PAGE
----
As Spring begins to show its colours throughout Warrandyte, it’s the perfect time to make a few changes to your garden. The Diary’s TOBY WARD caught up with Nick Katis from Warran Glenn Garden Centre & Café to find out how any gardener can liven up their outside space.
TW:Nick, can you tell us why Spring is a good time for people to get outdoors and start gardening?
NK: Well, gardening for 30 to 45 minutes is equivalent to walking 3km for 40 minutes or cycling 8km in 30 minutes. Daily gardening results in a 36% lower rate of developing dementia and scientists have found that being around plants can reduce stress and make us feel happier and more relaxed.
What is going to blossom during Spring? What colours can Warrandytians expect to see?
I’m sure that everyone’s noticed that all of Warrandyte has a link chain of bright Big Red Geraniums in hanging baskets.
Organised by Julie Quinton and her Warrandyte beautification team, and supplied by Warran Glen, it defines Warrandyte as big, bright and colourful.
Spring is also time for some new and old favourites to take centre stage including: Maples, Ornamental Pears, Ornamental Cherries, Petunias and a huge range of exotic and native flowering plants.
HOME GROUND ADVANTAGE
Why is Warran Glen the place to go in Spring? What can people expect in the next few weeks?
We have a massive range of plants, pots and trees this Spring that will turn garden dreams into reality. We insist on ‘quality’, ‘natural’ and ‘value’ in all aspects of Warran Glen and Spring is the time when this shines most.
Our team, our customers and our stock are all blooming at the moment – so the more, the merrier!
What’s your advice for gardeners and how can Warran Glen help?
Don’t fall for the trap of “cheap plants” and no proper advice. We have a team of quali ed, dedicated horticulturists that will help you with the right plants, the right pots, the right trees for your garden. We can even come to your home for a tailor made service which we call our “Garden Consultation” service.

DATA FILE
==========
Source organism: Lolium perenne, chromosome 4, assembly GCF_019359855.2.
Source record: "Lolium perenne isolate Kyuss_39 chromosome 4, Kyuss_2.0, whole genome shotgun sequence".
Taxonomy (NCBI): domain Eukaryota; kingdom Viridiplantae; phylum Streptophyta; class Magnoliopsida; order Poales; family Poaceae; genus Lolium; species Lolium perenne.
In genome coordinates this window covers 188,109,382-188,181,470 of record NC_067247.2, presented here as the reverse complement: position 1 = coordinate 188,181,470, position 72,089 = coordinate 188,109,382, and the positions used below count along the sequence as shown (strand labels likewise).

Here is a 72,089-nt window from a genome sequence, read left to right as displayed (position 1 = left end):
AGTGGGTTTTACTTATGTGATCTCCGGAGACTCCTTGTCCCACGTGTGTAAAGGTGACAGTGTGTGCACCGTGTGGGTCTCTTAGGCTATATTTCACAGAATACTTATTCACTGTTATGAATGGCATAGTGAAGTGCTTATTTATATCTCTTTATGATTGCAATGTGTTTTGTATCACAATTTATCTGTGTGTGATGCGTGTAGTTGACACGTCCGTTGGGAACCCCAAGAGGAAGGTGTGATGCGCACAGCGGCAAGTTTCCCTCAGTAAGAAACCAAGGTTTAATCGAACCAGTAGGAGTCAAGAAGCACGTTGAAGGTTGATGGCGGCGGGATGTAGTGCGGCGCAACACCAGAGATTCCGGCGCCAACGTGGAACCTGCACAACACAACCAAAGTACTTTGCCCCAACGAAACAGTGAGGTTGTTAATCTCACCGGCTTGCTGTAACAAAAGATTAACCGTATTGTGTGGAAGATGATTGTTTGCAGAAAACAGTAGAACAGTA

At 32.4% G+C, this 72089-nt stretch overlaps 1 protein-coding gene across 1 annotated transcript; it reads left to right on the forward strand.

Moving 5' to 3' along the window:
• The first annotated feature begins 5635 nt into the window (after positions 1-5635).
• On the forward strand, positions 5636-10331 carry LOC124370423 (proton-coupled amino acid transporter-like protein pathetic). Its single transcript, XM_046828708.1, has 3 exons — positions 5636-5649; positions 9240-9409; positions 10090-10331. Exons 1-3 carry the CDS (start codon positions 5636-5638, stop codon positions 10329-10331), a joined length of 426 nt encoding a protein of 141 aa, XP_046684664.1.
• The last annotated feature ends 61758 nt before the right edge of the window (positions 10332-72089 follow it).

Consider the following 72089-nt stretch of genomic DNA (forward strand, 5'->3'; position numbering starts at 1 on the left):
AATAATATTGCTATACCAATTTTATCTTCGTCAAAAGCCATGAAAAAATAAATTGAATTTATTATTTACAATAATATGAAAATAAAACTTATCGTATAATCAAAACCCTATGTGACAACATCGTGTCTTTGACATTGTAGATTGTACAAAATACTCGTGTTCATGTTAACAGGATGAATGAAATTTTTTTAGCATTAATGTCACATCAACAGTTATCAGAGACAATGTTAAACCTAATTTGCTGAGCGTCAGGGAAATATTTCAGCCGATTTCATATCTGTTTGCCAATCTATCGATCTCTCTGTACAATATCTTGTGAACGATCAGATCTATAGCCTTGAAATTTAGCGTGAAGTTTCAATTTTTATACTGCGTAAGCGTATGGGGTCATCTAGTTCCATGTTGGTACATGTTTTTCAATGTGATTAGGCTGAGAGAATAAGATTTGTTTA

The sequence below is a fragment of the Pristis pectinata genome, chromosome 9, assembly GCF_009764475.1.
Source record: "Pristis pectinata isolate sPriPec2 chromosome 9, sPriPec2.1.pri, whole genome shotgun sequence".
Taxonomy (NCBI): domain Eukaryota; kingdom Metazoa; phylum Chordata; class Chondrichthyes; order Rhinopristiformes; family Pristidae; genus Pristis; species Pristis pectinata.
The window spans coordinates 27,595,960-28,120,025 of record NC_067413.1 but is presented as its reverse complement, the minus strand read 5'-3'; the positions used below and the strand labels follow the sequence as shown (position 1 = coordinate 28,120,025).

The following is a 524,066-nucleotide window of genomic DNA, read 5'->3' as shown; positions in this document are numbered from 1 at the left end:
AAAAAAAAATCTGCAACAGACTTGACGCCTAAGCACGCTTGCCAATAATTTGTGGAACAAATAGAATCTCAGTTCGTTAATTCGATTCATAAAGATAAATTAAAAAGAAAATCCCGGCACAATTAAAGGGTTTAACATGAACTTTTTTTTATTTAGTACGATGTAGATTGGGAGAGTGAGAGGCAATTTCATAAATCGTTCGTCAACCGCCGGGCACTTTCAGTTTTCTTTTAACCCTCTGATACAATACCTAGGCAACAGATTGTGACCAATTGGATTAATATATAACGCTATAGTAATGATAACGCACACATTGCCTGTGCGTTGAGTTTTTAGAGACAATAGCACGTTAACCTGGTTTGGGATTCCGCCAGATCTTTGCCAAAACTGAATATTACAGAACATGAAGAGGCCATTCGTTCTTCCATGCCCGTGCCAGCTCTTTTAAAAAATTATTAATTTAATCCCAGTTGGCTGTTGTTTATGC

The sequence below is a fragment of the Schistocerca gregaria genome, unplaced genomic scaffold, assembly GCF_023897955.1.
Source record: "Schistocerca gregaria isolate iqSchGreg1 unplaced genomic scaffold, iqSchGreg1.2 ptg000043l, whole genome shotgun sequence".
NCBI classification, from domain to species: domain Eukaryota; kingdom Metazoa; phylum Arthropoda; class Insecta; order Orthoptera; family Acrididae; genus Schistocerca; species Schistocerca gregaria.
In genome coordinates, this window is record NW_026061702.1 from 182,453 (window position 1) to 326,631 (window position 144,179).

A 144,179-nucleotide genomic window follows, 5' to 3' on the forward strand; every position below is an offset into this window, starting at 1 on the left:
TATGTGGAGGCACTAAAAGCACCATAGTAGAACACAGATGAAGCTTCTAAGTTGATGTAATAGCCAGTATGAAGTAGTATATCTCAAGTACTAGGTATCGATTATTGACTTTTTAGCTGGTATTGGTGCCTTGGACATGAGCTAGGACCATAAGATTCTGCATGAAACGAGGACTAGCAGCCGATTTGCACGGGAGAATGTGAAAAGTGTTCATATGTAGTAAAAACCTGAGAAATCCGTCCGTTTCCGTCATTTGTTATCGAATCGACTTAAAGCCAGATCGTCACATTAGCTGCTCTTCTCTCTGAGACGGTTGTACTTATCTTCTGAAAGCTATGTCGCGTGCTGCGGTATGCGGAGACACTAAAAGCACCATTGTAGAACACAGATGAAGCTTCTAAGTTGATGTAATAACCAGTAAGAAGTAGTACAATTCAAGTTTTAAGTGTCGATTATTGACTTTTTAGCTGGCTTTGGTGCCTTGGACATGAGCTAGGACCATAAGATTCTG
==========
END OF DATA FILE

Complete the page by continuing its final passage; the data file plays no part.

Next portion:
The word around town is you have a pretty special food offering there?
Well, Spring is alfresco time at Warran Glen Café. Our team of chefs and café staff work together to provide you with a local café/restaurant delivering great food and great service. And kids are always welcome to wander through the gardens and play on Thomas the Tank Engine. In October we have a series of FREE Garden Talks: including this Sunday October 16 at 11am with Melissa King and Sunday October 23 at 11am with Kevin Sheedy.
Elections are underway. Look closely at the candidates…and their promises, writes Val Polley
We’re having elections again – this time it’s local government elections this month.
We don’t have to turn out and queue this time, however. It’s a postal ballot in both Nillumbik and Manningham but if we intend to treat it seriously there’s some work to do. Local government is the closest level of government to where we actually live. It deserves some of our time to give some attention to the candidates and their promises.
North Warrandyte sits in the Sugarloaf Ward of Nillumbik Shire Council. This is a single councillor ward and there are 14 nominations to ll the seat left vacant by Ken King who has retired. Warrandyte is included in the Mullum Mullum Ward of Manningham City Council. It sees the three sitting councillors renominating as well as a further 10 nominations for the three seats. With the move to postal ballots the only guaranteed information voters can access comes via the candidates’ own 200 or so word CV.
If you care about the issues in Warrandyte then it pays to read through the candidates’ CVs and what they have to say on our two page spread showcasing them on pages 14-15 of the Warrandyte Diary, October 2016 edition.
There are very few public meetings, door knocks and personal interaction. Very few of us will meet our candidates before we fill out our ballot papers. It comes down to their words to capture your interest and encourage you to vote for them.
When looking for your ideal candidates there are a few things to keep in mind. Have they submitted a CV?